When it comes to celebrating Black artists and promoting Black culture — from comedy to music to theater — there's no place quite as famous as the Apollo Theater in Harlem, New York City. And when it comes to launching the careers of famous Black musicians, no Apollo event can make or break a star like the venue's Amateur Night, a raucous revue of up-and-coming talent with a notoriously opinionated crowd and even a so-called "executioner," who sweeps unpopular acts off the stage with a broom.
The Apollo's Amateur Night has launched the careers of many a diva and nurtured musical styles as varied as hip-hop and jazz. Below are some surprising artists who went from good to great — or great to legendary — at this iconic venue.
Okay, okay — it might not be surprising that jazz legend Ella Fitzgerald got her start at the Apollo. After all, she's one of the theater's most celebrated success stories and a North Star in the venue's dizzying array of legends. But many people don't know how close Fitzgerald came to not being a star.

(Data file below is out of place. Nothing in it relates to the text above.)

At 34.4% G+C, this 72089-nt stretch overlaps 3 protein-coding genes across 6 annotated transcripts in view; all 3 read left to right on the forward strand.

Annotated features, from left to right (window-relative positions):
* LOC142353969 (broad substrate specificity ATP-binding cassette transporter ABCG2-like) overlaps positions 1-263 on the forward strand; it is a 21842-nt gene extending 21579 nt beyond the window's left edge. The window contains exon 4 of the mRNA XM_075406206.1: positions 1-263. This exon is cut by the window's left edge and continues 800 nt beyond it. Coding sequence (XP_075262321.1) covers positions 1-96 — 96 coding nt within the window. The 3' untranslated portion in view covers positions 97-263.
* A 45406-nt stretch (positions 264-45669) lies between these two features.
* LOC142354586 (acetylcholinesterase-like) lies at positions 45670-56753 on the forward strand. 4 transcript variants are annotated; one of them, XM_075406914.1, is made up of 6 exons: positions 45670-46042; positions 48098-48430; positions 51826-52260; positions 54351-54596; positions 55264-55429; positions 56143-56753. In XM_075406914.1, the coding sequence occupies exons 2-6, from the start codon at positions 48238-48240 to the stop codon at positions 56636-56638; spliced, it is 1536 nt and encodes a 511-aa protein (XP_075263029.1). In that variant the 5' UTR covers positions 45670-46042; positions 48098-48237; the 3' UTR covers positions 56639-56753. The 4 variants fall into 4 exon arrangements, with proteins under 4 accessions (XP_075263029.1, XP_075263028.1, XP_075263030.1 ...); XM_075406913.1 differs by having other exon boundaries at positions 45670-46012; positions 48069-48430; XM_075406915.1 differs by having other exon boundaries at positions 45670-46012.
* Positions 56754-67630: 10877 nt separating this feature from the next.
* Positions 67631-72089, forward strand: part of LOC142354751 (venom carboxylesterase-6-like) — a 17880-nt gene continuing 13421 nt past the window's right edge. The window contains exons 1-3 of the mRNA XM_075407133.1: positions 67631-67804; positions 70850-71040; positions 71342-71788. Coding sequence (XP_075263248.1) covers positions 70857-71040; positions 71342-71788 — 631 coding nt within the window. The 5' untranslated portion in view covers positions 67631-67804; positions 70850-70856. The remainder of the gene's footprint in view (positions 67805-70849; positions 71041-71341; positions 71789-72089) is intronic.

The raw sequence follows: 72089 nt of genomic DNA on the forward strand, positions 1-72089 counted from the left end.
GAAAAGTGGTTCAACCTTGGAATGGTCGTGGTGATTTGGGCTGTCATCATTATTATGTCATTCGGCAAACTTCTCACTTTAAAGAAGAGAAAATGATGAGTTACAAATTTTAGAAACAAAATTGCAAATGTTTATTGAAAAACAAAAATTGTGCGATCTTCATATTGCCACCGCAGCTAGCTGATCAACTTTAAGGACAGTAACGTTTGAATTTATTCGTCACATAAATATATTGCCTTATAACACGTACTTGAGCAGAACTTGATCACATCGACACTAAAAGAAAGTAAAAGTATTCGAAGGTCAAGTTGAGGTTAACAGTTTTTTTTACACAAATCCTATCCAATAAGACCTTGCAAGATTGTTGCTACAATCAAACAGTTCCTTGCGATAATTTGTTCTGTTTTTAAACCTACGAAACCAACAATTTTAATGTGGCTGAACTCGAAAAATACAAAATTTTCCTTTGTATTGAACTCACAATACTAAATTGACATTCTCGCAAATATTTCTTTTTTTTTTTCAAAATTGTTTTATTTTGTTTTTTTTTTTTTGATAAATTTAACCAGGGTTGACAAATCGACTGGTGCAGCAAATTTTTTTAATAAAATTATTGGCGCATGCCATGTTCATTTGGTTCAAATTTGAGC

Orphaned at the age of 15, Fitzgerald survived an asylum and a brutal reformatory school, where she was denied a place in the choir because of her race. When she attended the Apollo's Amateur Night in 1934, she was homeless and a high school dropout. She and her two girlfriends put their names in the hat as a dare, never thinking they would be called on stage — but as luck would have it, Fitzgerald was.
Originally, Fitzgerald had planned to dance, but she was called up right after a stellar dance number and balked. Not sure what she'd do instead, she told the audience that she sang a little and tried out a few rough bars of the song, "Object of My Affection," and got booed by the disapproving crowd. But with a bit of help from the emcee, she tried again — and the rest is history.
Fitzgerald became the first Black woman to win a Grammy, followed by 12 more throughout her decade-spanning career. She sold a mind-boggling 40 million records and helped establish jazz as both a uniquely African American and quintessentially American art form because she dared to sing instead of dance.